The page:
Riverside herbs

Walking along the Thames from Hampton Court to Richmond yesterday, it was interesting to see what flourishes along the riverbank. There’s plenty of water, obviously, but the tide comes up and there must be pollutants despite huge improvements in recent years.

In those conditions, only the tough can survive. That means the vigorous, deep-rooted plants like docks, forests of nettles, broad-leafed plantain and figwort; all with a long history of medicinal use. Docks are laxative, nettles diuretic and nourishing, plantain anti-allergic and soothing, figwort strongly alterative for skin conditions. What they all have in common is a cleansing, tonic quality; they get things moving, one way or another.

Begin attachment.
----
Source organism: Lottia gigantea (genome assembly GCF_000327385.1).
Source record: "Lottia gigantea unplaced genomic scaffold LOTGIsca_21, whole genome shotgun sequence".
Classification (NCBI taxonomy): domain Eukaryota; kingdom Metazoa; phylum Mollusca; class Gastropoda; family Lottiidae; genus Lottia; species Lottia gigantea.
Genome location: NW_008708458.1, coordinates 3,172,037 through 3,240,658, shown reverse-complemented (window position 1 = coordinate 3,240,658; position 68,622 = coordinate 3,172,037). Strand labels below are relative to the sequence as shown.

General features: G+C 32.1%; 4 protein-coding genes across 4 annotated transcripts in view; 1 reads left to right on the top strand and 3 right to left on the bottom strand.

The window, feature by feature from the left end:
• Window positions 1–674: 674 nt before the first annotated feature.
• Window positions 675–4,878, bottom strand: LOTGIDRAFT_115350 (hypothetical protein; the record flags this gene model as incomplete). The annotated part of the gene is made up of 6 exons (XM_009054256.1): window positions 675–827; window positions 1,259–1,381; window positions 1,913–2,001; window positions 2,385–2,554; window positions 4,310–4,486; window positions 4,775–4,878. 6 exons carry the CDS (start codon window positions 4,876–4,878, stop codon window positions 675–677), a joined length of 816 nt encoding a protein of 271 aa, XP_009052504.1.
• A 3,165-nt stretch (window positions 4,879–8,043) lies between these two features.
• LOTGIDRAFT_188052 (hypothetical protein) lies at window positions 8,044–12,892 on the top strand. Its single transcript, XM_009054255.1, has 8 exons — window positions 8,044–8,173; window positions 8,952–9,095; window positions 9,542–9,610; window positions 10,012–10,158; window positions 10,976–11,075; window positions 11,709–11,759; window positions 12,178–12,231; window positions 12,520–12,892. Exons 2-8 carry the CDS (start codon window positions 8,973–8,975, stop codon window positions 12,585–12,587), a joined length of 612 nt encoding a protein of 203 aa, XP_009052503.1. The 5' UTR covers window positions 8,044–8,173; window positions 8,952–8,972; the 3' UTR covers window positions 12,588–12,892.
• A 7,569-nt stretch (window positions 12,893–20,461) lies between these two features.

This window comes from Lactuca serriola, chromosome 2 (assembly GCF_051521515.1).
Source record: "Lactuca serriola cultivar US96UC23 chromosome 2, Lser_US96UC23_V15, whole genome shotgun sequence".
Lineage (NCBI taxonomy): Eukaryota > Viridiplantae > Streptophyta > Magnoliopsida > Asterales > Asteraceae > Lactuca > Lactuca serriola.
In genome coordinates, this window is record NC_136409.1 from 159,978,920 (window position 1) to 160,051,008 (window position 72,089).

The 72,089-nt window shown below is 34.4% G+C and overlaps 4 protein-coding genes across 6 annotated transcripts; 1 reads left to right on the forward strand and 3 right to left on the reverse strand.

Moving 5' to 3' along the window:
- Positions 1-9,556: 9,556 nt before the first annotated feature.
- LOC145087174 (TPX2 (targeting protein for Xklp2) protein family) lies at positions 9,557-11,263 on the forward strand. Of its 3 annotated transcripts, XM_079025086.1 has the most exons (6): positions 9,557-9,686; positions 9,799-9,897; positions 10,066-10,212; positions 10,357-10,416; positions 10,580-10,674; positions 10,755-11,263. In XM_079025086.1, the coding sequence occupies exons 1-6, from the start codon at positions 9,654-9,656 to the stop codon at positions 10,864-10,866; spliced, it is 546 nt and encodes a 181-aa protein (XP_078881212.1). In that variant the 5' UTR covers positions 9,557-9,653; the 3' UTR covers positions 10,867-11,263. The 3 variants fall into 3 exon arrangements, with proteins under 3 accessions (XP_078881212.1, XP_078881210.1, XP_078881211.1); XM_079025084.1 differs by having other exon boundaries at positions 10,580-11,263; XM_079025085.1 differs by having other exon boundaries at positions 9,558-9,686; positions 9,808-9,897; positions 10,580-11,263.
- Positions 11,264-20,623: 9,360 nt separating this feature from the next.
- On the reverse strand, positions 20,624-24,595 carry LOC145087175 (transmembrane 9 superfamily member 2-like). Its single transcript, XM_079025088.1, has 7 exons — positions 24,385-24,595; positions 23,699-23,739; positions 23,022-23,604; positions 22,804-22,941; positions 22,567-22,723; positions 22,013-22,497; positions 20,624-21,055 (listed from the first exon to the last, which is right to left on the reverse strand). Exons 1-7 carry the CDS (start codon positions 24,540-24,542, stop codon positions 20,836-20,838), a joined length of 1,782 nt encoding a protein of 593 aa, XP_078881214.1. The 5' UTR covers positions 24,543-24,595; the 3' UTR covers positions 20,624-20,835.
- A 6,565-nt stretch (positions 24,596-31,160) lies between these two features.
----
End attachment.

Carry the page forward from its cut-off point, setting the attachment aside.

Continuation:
Here and there were the robust newcomers, Oxford ragwort and Himalayan balsam, that have become part of the English wildflower landscape. We don’t use them medicinally; Oxford ragwort contains toxic alkaloids, though its relative, Goldenrod, is useful for sinus problems. As for Himalayan balsam, who knows? Maybe some use will come to light; even Japanese knotweed has turned out to be high in resveratrol, so it does have some virtues after all.

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